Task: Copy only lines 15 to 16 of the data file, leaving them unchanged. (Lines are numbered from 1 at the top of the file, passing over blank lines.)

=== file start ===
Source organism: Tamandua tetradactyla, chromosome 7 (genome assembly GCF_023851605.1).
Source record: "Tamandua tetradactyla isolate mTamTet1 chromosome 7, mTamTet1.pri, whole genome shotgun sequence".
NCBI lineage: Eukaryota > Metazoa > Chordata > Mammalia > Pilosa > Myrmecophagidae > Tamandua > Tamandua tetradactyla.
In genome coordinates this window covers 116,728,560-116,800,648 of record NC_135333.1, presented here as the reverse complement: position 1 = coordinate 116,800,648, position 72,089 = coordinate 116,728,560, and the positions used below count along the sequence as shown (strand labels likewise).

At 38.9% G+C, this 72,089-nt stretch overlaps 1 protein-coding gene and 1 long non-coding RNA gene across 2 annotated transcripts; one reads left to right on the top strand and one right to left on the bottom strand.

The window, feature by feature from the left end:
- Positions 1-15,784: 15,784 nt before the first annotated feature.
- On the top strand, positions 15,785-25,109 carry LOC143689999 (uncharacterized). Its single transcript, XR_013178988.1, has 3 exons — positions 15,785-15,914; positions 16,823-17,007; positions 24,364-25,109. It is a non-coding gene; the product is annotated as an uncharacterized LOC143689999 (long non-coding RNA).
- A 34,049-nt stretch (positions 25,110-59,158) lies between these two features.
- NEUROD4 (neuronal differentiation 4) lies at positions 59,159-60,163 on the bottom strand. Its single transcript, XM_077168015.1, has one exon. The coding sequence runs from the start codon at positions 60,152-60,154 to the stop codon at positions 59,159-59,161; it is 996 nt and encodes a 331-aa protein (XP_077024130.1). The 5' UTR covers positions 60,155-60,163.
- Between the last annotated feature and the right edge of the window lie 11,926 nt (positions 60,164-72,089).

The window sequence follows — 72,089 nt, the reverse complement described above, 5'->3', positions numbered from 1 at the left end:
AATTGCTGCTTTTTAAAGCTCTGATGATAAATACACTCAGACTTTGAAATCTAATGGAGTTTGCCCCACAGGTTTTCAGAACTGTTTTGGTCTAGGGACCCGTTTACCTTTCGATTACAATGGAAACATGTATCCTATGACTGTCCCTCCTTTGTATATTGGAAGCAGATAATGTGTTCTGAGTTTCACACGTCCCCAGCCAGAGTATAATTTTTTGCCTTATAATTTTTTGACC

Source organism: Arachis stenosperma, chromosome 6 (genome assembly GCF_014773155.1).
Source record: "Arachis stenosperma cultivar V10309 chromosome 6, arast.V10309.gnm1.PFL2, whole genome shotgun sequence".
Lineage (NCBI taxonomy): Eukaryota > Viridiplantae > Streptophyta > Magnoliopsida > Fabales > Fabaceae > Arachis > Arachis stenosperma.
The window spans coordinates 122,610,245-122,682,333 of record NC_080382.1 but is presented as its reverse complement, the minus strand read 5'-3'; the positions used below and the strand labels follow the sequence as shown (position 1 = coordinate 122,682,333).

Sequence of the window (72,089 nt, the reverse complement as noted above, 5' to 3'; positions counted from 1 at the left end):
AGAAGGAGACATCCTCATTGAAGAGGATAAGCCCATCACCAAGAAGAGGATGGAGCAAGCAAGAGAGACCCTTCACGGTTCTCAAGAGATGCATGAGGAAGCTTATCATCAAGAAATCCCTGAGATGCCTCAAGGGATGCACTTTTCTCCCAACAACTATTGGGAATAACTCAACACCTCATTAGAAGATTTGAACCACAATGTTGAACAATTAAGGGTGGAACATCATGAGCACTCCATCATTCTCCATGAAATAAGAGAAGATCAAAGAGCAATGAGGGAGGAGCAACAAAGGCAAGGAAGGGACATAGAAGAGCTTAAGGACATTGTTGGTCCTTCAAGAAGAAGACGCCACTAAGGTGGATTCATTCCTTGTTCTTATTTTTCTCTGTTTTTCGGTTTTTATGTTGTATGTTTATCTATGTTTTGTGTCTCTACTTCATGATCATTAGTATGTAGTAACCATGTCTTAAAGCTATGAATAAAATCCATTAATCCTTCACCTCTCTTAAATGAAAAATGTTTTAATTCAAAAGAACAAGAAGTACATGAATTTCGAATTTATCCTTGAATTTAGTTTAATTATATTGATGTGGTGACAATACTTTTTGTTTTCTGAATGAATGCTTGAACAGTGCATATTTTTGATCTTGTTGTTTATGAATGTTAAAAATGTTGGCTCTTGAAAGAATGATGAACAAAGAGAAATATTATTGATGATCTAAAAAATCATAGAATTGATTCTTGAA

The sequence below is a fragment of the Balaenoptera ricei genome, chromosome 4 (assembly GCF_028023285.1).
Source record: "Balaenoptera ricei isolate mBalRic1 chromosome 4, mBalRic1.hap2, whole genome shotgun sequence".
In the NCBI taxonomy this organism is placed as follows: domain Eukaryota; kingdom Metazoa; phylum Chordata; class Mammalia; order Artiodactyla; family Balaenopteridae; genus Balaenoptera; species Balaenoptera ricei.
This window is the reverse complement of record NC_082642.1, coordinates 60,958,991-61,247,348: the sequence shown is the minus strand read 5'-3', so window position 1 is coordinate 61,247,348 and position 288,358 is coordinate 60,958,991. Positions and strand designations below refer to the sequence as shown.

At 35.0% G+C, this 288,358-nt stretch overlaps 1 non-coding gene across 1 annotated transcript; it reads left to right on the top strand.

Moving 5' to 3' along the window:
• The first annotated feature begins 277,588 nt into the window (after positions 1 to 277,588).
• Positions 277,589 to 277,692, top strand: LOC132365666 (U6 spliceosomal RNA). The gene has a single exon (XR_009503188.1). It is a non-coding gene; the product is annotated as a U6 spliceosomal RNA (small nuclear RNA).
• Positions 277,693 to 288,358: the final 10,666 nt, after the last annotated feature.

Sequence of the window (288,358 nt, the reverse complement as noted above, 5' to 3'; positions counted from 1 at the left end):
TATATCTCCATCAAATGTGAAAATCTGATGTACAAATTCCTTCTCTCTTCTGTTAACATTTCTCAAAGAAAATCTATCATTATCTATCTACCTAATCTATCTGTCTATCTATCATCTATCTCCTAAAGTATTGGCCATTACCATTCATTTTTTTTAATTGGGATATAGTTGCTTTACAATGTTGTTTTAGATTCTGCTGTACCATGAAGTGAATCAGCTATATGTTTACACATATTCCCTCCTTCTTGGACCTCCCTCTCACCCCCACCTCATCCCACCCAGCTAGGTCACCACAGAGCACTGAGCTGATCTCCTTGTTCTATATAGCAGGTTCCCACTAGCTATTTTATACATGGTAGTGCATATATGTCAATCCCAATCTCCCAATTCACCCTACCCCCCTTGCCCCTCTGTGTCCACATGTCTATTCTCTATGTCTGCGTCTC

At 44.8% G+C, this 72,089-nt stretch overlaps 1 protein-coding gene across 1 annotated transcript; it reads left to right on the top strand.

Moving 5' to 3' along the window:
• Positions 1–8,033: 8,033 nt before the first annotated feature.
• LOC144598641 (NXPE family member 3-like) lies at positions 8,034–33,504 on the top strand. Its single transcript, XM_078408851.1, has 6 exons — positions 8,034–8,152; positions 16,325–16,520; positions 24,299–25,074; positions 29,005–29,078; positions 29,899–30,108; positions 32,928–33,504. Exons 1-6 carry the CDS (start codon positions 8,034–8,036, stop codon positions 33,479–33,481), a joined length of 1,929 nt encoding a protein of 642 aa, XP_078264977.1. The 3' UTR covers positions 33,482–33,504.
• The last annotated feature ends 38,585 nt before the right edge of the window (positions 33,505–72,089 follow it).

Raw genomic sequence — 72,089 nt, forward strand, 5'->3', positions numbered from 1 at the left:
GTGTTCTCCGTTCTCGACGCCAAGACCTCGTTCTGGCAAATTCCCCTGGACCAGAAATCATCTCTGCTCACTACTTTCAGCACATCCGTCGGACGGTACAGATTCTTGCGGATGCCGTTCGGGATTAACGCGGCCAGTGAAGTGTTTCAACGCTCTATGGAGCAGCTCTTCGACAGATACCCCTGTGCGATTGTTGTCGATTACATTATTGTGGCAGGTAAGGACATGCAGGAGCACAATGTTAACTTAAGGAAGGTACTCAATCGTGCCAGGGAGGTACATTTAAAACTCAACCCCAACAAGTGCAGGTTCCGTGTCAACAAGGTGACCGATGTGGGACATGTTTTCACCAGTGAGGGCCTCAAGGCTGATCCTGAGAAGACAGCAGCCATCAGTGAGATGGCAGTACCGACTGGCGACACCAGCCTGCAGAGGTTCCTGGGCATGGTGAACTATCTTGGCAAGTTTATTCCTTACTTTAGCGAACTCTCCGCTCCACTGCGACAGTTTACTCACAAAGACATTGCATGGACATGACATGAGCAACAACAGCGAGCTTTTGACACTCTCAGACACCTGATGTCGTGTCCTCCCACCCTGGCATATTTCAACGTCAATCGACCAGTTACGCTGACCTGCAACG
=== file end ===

Source record: "Arachis stenosperma cultivar V10309 chromosome 6, arast.V10309.gnm1.PFL2, whole genome shotgun sequence".
Lineage (NCBI taxonomy): Eukaryota > Viridiplantae > Streptophyta > Magnoliopsida > Fabales > Fabaceae > Arachis > Arachis stenosperma.